One of the reasons I started this blog was to share my love of barbecue, barbeque and BBQ. I would consider it my main hobby even though I only make it about once a month. I hate to admit that I am one of those pedantic people who thinks that "real" barbecue is only four or five items.
1) Ribs - All kinds Babybacks, St Louis style, Beef.
2) Brisket - Texas style not anything my grandmother would have recognize.
3) Pulled or Chopped Pork - Pork Shoulder
4) Whole Animals - Pig, Mutton, or Goat. I can dream of doing a whole hog, the other two not so much.
That's it hamburgers and chickens and hot dogs can go on a grill but barbecue takes time anywhere from three hours to 20 plus depending on the size of the items being smoked. That is the other essential item to make barbeque, smoke from some sort of wood. Depending on what I am cooking I will go with hickory, apple, cherry, pecan, or alder wood. I stay away from mesquite because it can make food taste bitter really fast and I am not willing to sacrifice meat just to learn how much to use.
So with all this. Let me tell you how I make my ribs. I usually buy the three pack at Costco and then take the thin membrane that is on the back side of each rack.
The first step then is to brush on a mustard slather. The idea of a mustard slather comes from Paul Kirk a professional barbecuer know as the Baron of Barbecue. The slather is brushed on so that the rub will stick to the ribs. This recipe comes from his book Paul Kirk Championship Barbecue.
Art's Mustard Sauce
1/2 cup French's mustard
1/8 cup pickle juice
2 teaspoons worcestershire sauce
1 teaspoon hot sauce ( I use Texas Pete)
The slather is just a thin layer on the ribs. you will not taste mustard or pickles in the end result.
Now it is time for the rub. This recipe comes from the book Killer Ribs which has recipes from fairly famous BBQ joints all across America. I modify the recipe from Arthur Bryant's in Kansas City. I have been to this restaurant and can tell you it is a spot any barbecue lover should go to.
This recipe is for 12 racks. I change it by using less salt than is in this recipe.
1 cup salt
2/3 cup paprika (I used smoked paprika)
2/3 cup sugar
2/3 cup brown sugar
1 tablespoon ground mustard
2 teaspoon white pepper
3/4 teaspoon ground celery seeds
2 teaspoons granulated onions
2 teaspoons granulated garlic
Mix the ingredients together. Sprinkle both sides of the ribs. Give them a nice little massage. Put them in the fridge for 8 hours to over-night.
The next day. Make sure you have the charcoal ready. The smoker I use is a Brinkman $59 special we got from Home Depot. If you use gas, I have no advice I do not know what to tell you. You can do this on a Weber Grill but again I am not going into the details of barbecuing on that. If you own a Weber Smokey Mountain smoker, I hate you just a little because that is what I want one day. (That was a subtle hint to my wife and children in case they read this)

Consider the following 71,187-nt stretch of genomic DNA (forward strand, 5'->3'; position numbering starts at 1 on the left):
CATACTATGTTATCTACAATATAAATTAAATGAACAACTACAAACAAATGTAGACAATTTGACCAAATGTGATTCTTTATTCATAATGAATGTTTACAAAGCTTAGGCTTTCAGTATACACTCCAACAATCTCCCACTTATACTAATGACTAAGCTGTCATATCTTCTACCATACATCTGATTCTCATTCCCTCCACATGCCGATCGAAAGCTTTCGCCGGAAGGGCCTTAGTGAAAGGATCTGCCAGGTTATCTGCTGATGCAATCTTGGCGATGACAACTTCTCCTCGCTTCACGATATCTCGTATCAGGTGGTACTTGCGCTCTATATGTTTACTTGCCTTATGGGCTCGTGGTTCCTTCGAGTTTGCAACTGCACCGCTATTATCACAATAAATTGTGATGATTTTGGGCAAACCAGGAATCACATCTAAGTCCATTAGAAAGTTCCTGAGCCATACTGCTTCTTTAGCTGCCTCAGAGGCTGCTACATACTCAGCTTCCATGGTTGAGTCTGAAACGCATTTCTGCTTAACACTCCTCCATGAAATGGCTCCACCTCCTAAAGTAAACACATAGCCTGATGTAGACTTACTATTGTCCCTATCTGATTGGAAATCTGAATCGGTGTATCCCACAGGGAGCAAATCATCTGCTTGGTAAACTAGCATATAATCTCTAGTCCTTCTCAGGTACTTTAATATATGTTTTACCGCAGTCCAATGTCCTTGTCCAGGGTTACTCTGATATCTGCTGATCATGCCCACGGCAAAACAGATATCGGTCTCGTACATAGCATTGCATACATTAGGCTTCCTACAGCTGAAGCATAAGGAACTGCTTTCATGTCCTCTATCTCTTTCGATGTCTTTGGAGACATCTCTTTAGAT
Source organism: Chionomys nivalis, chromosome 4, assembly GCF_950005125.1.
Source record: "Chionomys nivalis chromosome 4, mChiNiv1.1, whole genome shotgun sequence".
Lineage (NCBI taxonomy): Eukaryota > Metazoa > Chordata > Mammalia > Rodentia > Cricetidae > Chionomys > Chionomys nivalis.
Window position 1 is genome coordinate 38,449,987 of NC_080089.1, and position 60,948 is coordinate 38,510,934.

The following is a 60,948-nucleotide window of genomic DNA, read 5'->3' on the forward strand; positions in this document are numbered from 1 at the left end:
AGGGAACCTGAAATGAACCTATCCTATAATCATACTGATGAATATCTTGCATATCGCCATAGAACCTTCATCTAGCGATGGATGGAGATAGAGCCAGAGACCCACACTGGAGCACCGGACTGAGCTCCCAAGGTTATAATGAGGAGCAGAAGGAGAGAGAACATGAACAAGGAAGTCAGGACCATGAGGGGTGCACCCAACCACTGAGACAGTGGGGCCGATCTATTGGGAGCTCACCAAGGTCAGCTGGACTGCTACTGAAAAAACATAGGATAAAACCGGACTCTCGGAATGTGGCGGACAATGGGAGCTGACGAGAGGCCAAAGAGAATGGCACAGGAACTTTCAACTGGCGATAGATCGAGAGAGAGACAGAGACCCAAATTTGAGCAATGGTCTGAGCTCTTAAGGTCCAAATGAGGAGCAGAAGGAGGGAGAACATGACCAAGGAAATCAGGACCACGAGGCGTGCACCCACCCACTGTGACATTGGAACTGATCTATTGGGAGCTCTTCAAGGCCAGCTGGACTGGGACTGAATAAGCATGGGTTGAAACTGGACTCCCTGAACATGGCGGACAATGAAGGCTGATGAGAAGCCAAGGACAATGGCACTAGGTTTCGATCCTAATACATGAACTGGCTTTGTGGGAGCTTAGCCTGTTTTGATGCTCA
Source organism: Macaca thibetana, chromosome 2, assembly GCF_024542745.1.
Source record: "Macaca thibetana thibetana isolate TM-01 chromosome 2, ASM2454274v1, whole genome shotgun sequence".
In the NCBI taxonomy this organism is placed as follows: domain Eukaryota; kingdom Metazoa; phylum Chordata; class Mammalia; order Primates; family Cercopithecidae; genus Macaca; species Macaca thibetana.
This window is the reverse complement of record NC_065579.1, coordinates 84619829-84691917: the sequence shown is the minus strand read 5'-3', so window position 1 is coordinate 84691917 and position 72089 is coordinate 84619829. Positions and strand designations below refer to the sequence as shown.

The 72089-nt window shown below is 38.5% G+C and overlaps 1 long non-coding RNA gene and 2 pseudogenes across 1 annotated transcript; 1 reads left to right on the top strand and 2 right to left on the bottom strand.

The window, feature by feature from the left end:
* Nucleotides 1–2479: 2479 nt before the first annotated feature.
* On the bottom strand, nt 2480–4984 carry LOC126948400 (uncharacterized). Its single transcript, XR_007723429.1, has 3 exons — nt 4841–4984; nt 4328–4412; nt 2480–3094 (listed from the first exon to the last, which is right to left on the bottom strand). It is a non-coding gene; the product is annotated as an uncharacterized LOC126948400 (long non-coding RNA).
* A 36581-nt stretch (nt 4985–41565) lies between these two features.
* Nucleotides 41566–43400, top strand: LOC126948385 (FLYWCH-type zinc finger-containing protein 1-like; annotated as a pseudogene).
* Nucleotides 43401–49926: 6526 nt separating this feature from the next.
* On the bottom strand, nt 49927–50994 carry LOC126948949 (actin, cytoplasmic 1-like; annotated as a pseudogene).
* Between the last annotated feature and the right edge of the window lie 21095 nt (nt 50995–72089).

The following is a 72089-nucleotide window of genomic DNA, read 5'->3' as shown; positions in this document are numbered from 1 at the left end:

In the smoker you put down a layer of hardwood charcoal. In the chimney starter I will start a holder full of Kingsford. Once they start to ash over I will add them to the hardwood charcoal. If you want more information on different charcoals go here.
My smoker have water pan in it to keep the meat moist while it cooks. I put apple juice in the pan to add a little more flavor, but water would be just fine.
Add the ashy charcoal to the hardwood charcoal this is called the Minion Method.
I add two baseball pieces of wood usually hickory and apple sometimes only hickory.
The ribs will take four to five hours to cooks. The ribs should cook at 225° to 250°. Next open a beer or some wine. Do not open the lid to your smoker. The smoke needs to go on the ribs not in the air. You need to not touch the ribs or smoker.
Two hours in and it is time to add the baste. you will be basting the ribs every half hours after you reach the half way point in cooking. The baste recipe also comes from Paul Kirk Championship Barbecue book.
Memphis Basting Sauce (for three racks)
1 cup water
1/2 cup red wine vinegar
1/4 cup Heinz 57 steak sauce
1/6 cup worcestershire sauce
1/6 cup ketchup
1/12 cup of yellow mustard
1/3 stick of butter
1 and1/2 teaspoon seasoned salt
1 teaspoon liquid smoke (some say this is cheating, I don't)
Medium heat for 15 minutes. use it warm.
We are almost done. I believe in making homemade BBQ sauce. I make all different kinds for different meats. My rib sauce come from the Paul Kirk book also.
Memphis -Style Smoky Barbecue Sauce
3 cups ketchup
1/4 cup brown sugar
1/2 cup molasses
1/4 cup mustard
2 tablespoons fresh lemon juice
2 tablespoons worcestershire sauce
2 tablespoons liquid smoke
2 teaspoons granulated onion
1 teaspoon granulated garlic
1 teaspoon sea salt
1 teaspoon ground pepper
1/2 teaspoon cayenne pepper (this does add some heat, so it depends on what you are looking for.)
Baste the ribs at the last five minutes with the sauce and dig in. You know the ribs are done when you can hold them up and they bend. Ribs should not fall off the bone but rather have a little tug at the end.
If anyone makes these let me know how they come out.
The Ribs pictured above are not mine. I will rectify that the next time I make them.